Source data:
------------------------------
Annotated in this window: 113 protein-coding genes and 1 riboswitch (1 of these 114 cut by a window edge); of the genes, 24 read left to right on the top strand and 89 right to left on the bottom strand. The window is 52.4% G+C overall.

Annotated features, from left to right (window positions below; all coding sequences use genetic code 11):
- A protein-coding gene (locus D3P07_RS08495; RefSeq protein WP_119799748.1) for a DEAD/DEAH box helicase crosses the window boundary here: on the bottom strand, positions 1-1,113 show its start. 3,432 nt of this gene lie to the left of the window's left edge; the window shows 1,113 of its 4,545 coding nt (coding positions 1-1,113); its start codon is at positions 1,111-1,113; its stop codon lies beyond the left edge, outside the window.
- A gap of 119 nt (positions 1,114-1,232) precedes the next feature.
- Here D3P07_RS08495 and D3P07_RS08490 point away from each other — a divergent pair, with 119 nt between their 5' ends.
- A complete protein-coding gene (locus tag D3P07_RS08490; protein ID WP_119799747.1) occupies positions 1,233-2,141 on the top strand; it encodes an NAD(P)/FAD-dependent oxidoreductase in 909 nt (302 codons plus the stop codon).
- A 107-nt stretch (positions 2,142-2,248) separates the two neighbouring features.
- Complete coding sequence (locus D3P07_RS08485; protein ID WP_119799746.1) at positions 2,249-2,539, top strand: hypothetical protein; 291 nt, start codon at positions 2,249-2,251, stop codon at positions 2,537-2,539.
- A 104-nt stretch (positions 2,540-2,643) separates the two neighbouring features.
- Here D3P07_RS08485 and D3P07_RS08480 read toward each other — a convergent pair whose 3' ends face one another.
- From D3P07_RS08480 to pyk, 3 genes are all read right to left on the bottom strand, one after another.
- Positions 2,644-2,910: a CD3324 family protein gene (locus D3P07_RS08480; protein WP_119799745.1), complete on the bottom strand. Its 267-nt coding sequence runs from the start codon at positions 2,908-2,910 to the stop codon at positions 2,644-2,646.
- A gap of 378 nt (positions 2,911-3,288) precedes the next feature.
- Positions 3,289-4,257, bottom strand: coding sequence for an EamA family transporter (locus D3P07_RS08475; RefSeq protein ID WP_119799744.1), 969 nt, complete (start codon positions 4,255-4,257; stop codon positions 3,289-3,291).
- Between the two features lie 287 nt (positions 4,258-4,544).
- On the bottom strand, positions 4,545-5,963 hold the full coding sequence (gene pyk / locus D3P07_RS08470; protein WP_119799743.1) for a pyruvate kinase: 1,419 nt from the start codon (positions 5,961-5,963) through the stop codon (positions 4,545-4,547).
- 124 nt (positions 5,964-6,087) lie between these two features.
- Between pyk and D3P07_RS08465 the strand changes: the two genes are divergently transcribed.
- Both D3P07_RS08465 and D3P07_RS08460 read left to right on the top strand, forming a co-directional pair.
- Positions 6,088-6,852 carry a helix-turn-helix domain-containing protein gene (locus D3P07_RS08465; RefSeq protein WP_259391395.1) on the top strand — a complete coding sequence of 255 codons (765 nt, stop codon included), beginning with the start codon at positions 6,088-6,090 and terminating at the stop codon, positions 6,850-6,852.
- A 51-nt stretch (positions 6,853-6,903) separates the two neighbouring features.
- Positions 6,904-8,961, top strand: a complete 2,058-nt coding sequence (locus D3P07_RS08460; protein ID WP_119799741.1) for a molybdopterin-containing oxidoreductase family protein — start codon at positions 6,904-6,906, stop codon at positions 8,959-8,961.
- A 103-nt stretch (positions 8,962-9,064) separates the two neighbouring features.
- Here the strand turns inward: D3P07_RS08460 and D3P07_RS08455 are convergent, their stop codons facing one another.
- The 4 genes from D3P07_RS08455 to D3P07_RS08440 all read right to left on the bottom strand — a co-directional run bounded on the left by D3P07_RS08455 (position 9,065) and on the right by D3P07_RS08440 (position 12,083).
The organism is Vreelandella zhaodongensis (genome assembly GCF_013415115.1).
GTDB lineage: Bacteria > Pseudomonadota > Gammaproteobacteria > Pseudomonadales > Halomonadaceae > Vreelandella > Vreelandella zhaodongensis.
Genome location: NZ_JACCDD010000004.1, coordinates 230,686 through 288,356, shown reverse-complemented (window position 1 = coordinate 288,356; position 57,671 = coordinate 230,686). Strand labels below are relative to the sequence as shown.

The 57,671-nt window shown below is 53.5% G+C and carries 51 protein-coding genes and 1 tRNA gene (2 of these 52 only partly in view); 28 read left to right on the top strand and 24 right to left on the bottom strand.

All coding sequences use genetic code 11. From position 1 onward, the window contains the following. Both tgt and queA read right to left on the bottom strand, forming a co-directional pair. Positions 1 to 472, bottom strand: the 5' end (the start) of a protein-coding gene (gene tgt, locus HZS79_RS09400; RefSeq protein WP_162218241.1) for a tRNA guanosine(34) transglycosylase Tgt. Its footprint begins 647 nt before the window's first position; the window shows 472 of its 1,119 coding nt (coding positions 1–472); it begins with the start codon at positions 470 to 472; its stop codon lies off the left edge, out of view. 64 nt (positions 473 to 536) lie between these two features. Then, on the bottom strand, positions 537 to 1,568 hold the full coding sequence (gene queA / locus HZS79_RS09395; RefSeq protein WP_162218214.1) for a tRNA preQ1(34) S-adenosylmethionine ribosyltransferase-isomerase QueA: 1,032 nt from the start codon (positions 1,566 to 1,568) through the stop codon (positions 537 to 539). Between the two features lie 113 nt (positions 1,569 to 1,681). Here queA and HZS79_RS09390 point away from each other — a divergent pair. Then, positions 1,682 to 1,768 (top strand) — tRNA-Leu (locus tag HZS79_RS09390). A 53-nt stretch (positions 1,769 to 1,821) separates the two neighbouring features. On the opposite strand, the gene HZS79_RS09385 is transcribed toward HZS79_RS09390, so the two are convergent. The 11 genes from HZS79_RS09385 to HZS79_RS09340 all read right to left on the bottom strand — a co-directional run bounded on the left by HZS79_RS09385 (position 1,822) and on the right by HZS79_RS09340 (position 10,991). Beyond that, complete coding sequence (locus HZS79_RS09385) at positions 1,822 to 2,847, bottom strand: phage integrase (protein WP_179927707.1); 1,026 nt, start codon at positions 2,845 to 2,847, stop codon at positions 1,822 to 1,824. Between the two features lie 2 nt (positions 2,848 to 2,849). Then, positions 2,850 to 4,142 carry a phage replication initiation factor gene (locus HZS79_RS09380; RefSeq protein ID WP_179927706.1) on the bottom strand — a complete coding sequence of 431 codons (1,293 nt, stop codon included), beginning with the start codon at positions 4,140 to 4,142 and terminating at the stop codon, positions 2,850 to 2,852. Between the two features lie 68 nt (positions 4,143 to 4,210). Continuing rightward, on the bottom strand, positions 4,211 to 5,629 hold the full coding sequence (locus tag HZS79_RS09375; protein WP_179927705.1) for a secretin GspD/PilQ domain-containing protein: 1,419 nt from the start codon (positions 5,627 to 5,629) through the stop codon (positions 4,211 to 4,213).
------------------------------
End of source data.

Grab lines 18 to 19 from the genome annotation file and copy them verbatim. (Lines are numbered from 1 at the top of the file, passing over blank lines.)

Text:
- Between pyk and D3P07_RS08465 the strand changes: the two genes are divergently transcribed.
- Both D3P07_RS08465 and D3P07_RS08460 read left to right on the top strand, forming a co-directional pair.